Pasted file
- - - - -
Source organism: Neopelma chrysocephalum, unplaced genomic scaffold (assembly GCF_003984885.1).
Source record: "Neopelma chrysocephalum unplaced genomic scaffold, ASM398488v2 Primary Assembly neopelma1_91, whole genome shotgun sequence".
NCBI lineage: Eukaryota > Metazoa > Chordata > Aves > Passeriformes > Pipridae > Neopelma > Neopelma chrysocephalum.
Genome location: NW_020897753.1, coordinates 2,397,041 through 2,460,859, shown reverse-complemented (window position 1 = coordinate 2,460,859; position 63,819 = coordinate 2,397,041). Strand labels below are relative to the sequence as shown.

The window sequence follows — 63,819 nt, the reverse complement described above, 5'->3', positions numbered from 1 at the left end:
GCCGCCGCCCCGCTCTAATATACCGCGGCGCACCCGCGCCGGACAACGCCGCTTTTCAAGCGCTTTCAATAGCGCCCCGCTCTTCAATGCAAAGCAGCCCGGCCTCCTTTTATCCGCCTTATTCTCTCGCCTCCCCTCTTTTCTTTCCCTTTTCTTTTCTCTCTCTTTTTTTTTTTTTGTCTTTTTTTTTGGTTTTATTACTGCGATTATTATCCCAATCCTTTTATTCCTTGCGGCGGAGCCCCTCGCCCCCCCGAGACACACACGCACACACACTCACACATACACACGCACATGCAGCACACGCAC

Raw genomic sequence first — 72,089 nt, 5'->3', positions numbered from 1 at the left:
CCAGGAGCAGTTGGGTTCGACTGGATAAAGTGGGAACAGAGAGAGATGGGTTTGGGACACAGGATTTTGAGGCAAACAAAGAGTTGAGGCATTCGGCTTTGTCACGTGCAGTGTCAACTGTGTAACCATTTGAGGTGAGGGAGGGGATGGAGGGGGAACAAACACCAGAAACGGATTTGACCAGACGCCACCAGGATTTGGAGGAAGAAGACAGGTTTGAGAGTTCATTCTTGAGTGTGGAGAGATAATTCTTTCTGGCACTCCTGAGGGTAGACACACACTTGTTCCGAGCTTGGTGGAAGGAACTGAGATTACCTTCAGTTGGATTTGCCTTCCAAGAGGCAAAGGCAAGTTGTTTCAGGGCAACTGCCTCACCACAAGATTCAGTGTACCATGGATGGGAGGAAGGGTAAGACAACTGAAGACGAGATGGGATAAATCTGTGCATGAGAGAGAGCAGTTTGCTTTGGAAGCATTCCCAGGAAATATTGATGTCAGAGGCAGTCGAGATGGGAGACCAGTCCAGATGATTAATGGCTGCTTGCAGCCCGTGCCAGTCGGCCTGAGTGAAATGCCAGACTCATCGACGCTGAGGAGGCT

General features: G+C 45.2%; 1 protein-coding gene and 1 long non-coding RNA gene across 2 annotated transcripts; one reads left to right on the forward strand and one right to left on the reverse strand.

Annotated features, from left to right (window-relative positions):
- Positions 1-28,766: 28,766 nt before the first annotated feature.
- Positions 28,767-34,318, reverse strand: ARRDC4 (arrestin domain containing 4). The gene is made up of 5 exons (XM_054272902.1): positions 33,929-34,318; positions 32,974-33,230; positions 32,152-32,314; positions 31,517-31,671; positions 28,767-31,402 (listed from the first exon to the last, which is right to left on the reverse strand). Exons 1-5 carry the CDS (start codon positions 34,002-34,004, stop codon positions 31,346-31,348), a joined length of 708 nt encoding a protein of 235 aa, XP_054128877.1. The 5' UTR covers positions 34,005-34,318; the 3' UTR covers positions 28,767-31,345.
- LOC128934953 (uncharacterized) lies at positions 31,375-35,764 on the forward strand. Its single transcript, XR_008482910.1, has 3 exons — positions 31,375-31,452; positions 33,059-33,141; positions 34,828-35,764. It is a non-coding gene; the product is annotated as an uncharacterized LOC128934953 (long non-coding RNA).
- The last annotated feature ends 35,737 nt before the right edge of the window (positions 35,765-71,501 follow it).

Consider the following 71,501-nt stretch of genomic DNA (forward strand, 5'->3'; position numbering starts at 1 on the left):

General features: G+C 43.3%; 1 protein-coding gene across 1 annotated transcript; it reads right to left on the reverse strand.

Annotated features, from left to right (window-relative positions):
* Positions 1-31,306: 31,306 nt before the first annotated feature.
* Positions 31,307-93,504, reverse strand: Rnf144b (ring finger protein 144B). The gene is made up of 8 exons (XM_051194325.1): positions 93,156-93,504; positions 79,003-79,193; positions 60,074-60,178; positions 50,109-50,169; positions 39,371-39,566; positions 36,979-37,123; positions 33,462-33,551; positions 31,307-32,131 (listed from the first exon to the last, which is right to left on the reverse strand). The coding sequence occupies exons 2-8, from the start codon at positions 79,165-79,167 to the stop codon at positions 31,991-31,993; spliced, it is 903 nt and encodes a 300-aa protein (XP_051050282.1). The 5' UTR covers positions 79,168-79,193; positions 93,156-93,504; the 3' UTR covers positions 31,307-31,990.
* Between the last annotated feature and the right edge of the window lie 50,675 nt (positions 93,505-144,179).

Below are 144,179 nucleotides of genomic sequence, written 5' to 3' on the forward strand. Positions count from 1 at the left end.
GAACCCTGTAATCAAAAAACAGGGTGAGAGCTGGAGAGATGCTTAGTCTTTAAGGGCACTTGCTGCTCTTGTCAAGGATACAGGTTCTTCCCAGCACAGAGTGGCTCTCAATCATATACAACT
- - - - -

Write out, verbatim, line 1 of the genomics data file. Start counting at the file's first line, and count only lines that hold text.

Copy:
Source organism: Neopelma chrysocephalum, unplaced genomic scaffold (assembly GCF_003984885.1).